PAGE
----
Getting to the point

After six months of intensive teamwork at locations around the world, the results are eventually available. The yield of new data is far greater than the original order requires. Many additional surprises are also worth communicating. In any case, in order to get appreciated for the over-fulfilment of the task, the additional insights should also be shared. However, clients expect effective solutions for their current troubles. Despite the additional news, it is important to get to the point that is expected.

The effective presentation of conclusions is a challenge in itself – the right wording, the expressive pictures, and the coherent spreadsheets. For getting to the point, the following aspects help.

  • Substantial compactness
    The crux of developing a presentation is deciding on how much information is needed or should be supplied. As many overviews as necessary should be presented to convey the findings. For not overloading the target group’s receptivity, however, only the necessary should be prepared – no more than seven plus minus two topics.
  • As good as it gets
    Each elaboration pursues a purpose. But only those facts should be presented, which are considered correct and which can be proven. The coherence arises from a complete chain of cause and effect. Every gap gives cause for doubt. Attentive presenters know what fits together and where the reasons weaken slightly – if you cannot prove your proposition, you should be able to explain what makes it so difficult to provide evidence.
  • PerYou
    As interesting as some results are, they are not relevant for everyone. Preference should be given to content that matters for the target group. Other important aspects can be mentioned, but not discussed in detail, because listeners switch off on issues that they do not care and thus miss out on the topics that are relevant to them. It is best to anticipate the individual stakeholders, focus on the related issues and avoid the aspects that are not likely to make a contribution – loaded keywords (e.g. costs, leadership responsibility, productivity), stigma words (e.g. fight, loss, compliance) or abbreviations and abstract terms that create a lack of understanding.
  • In the right tone
    In any case, the content should be presented as clearly as possible in the language of the target group. The individual corporate areas speak their own language, at least, a technical jargon. Ambiguities are difficult to understand, and you lose control over your message – those presenters, who know what they want to convey, should introduce the content in simple and unambiguous language. Explanations should only be as detailed as they ensure that the results are understood – even if you have more to say and there are good places for lengthy anecdotes. Presented processes and causal relationships should be described coherently without breaks and voids.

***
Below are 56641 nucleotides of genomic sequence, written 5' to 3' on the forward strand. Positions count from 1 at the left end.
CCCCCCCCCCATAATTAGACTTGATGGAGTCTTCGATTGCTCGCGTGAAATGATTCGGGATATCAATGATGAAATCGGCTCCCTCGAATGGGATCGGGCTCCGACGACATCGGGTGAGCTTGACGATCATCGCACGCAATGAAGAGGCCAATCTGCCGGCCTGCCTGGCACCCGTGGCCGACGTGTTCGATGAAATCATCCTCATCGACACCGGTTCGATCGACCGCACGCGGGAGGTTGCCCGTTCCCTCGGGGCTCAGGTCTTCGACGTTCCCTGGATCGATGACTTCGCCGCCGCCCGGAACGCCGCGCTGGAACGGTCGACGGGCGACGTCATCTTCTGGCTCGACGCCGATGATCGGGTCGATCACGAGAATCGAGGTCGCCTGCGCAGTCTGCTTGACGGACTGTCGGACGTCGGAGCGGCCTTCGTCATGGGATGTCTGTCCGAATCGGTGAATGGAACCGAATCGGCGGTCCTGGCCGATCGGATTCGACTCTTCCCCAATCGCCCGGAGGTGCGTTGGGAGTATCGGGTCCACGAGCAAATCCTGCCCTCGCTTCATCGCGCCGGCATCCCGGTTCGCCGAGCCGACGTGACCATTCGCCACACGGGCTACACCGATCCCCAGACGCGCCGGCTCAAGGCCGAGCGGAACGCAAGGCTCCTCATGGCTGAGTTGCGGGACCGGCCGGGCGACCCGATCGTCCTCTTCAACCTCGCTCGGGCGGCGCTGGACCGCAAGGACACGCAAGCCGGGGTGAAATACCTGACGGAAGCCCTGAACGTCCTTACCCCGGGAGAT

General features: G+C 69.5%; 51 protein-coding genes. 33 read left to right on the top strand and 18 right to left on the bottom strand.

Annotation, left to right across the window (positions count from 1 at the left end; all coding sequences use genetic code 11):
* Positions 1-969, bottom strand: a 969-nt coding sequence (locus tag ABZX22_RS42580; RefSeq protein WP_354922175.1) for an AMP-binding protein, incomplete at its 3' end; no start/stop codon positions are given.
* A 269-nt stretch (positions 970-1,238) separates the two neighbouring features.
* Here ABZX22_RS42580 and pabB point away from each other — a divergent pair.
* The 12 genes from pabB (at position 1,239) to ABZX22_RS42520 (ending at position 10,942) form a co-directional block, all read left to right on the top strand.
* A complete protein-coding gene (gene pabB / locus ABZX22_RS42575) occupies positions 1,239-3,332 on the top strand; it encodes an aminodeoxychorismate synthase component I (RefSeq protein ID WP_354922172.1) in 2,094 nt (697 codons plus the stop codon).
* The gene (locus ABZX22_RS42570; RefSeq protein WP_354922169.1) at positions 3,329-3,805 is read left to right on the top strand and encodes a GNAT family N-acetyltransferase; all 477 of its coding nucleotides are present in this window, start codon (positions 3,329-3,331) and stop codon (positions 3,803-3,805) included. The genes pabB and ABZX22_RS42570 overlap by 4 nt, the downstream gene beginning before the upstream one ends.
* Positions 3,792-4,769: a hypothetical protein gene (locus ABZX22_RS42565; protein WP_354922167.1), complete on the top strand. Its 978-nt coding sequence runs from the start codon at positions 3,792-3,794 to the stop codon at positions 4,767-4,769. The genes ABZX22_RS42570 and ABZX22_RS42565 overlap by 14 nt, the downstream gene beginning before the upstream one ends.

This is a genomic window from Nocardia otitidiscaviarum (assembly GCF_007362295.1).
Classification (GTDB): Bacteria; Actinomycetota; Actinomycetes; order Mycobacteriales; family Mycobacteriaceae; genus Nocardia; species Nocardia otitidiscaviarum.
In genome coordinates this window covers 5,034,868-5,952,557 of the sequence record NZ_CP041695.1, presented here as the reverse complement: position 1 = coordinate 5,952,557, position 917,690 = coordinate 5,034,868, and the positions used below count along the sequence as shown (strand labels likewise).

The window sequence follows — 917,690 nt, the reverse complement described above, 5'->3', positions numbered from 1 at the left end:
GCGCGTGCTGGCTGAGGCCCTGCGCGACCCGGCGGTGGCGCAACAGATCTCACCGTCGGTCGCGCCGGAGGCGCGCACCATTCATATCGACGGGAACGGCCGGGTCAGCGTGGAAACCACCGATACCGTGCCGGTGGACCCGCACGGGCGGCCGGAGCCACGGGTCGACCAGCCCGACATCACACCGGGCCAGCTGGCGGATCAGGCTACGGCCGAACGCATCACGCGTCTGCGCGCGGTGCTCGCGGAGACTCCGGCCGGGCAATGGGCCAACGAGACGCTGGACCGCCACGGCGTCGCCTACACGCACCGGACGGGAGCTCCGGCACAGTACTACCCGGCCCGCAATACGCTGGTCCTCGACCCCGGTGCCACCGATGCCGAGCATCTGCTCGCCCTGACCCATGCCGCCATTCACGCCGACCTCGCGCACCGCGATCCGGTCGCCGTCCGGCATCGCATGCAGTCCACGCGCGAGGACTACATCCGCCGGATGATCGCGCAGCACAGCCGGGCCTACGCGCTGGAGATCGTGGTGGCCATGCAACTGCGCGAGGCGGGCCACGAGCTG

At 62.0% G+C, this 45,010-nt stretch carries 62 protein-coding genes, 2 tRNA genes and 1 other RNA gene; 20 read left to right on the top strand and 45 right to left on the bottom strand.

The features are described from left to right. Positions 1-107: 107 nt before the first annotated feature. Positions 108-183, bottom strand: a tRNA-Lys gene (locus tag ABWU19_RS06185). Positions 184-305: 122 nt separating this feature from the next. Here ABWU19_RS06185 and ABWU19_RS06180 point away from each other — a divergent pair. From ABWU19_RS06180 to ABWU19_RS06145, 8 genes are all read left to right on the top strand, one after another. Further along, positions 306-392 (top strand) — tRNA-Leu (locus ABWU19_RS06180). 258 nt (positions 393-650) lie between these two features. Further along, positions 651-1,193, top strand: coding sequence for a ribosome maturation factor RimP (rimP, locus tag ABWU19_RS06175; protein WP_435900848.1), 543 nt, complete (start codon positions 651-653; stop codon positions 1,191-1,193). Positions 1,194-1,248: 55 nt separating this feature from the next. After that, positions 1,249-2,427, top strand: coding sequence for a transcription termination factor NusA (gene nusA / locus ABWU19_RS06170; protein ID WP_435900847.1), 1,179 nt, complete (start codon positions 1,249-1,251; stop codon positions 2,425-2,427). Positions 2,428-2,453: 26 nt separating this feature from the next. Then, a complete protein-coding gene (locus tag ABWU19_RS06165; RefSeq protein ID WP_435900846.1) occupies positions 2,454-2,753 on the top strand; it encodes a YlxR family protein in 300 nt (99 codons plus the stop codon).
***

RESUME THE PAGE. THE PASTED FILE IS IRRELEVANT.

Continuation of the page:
To take the opportunity to point out any additional insights, it is suggested to mention the additional findings at the end of the presentation and to offer a follow-up meeting.

Bottom line: Presentations suffer too much from too little or from much too much. It is difficult to limit yourself to the essentials, especially when you have developed so much more. The original order creates orientation. The results should provide the findings in a digestible compactness. Even if there are other topics that one would like to present to the respective group of people, only expected and proven results should be reported. The decisive factor is the interest of the target group. The appropriate amount and an understandable language help to make the contents clear. It is advisable to resist the impulse to verbosity and ambiguity. A presentation is successful, if it strikes the right note and fits the respective situation. All this helps to get to the point.